- The metal, widely used in power and construction, was on course to add 2.3pc on the London Metal Exchange this week, its third successive weekly rise.
MELBOURNE: Copper prices rose on Friday, closing in on a 2-1/2-year high hit earlier this week, boosted by supply concerns, strong physical demand in China and hopes of supportive U.S. policies when Joe Biden becomes president.
The metal, widely used in power and construction, was on course to add 2.3pc on the London Metal Exchange this week, its third successive weekly rise.
COPPER: "Physical demand is pretty good in China, in production and in fabrication," said NAB analyst Lachlan Shaw.
"There are concerns about supply due to COVID-19 and over labour disputes in Chile, as well as building expectations about stimulus and a green energy push ...under a Biden presidency."
LME: London copper was up 0.7pc at $7,145 a tonne by 0804 GMT after hitting $7,179 on Monday, the highest since June 2018.
SHFE: Shanghai Futures Exchange copper rose 1.4pc to 53,520 yuan ($8,140.54) a tonne to mark a weekly gain of 2.1pc, the most in three months, having hit a 2-1/2-year high of 53,800 yuan on Monday.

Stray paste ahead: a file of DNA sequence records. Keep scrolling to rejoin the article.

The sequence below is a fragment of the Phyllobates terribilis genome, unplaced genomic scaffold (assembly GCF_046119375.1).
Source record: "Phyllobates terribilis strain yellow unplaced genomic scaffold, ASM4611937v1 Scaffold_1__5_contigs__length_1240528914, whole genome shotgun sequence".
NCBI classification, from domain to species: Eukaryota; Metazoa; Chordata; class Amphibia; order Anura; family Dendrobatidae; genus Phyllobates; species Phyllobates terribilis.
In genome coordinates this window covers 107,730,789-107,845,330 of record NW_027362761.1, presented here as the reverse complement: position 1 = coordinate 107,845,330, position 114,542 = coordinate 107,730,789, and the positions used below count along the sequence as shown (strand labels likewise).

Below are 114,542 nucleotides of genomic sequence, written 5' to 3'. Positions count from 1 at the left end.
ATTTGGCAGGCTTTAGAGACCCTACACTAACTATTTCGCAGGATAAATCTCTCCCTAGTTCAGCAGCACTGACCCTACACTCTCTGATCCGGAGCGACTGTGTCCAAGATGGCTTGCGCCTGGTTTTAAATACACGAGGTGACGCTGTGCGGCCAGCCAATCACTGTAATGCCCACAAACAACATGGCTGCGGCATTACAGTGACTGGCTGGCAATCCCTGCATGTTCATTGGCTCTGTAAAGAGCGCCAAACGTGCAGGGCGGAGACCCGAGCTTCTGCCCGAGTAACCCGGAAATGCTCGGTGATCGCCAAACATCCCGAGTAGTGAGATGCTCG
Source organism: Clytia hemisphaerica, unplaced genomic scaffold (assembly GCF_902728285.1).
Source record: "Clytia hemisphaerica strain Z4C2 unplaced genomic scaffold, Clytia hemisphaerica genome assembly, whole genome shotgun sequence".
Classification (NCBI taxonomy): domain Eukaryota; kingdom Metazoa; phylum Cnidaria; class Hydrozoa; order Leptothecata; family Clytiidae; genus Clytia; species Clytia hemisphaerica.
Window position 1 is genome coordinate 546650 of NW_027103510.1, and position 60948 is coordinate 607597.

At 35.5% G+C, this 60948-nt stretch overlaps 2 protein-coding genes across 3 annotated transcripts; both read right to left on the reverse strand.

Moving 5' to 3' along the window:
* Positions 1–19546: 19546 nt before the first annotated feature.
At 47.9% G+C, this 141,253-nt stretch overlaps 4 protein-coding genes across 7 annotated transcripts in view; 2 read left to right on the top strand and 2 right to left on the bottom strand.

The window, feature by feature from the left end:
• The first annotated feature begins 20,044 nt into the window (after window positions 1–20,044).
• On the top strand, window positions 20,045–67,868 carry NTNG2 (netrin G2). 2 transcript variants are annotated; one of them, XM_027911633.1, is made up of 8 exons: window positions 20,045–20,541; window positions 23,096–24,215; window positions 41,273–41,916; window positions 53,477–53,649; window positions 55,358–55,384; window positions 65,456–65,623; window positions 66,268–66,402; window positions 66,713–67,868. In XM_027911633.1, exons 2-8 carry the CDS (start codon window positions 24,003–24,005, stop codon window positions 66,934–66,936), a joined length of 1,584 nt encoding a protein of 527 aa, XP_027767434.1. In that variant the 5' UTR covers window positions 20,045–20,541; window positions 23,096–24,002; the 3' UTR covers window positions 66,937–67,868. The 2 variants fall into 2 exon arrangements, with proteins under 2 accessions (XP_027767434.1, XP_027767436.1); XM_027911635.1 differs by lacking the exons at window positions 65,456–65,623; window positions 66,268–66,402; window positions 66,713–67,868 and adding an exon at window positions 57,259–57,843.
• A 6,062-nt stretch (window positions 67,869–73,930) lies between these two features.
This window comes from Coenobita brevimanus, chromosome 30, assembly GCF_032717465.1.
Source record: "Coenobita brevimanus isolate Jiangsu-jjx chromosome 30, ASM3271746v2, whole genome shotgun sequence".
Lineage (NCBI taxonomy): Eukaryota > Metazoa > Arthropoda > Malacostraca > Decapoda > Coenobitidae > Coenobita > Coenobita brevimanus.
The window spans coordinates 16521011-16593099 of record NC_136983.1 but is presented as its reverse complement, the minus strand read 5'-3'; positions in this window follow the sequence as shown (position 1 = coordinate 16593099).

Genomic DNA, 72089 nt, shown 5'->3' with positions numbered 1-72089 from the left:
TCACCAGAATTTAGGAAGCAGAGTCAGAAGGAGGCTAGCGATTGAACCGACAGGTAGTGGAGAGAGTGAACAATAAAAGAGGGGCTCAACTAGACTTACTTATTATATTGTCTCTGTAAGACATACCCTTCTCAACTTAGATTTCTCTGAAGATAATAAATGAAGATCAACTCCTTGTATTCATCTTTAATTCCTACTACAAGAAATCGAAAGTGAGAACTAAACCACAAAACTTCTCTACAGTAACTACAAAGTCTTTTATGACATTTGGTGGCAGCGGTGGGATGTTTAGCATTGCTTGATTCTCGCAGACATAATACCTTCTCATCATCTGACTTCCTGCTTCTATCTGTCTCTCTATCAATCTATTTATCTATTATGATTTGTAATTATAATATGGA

BONDED: The new Shanghai international copper contract ended up 1.3pc at 47,790 yuan a tonne, with volumes of 4,705 lots, less than two-thirds of volumes in Thursday's daytime session on its market debut.
ZINC/LEAD: Zinc prices, which have been supported by a shutdown of the Gamsberg mine in South Africa, rose as much as 1.1pc to an 18-month high of $2,790 in London and as much as 2.9pc in Shanghai to their highest since April 2019.
ShFE lead was the star performer, jumping as much as 4.8pc to 15,300 yuan.
ALUMINIUM: LME aluminium was up 0.2pc at $1,996.50 a tonne after touching $2,000 for the first time in two years on Wednesday.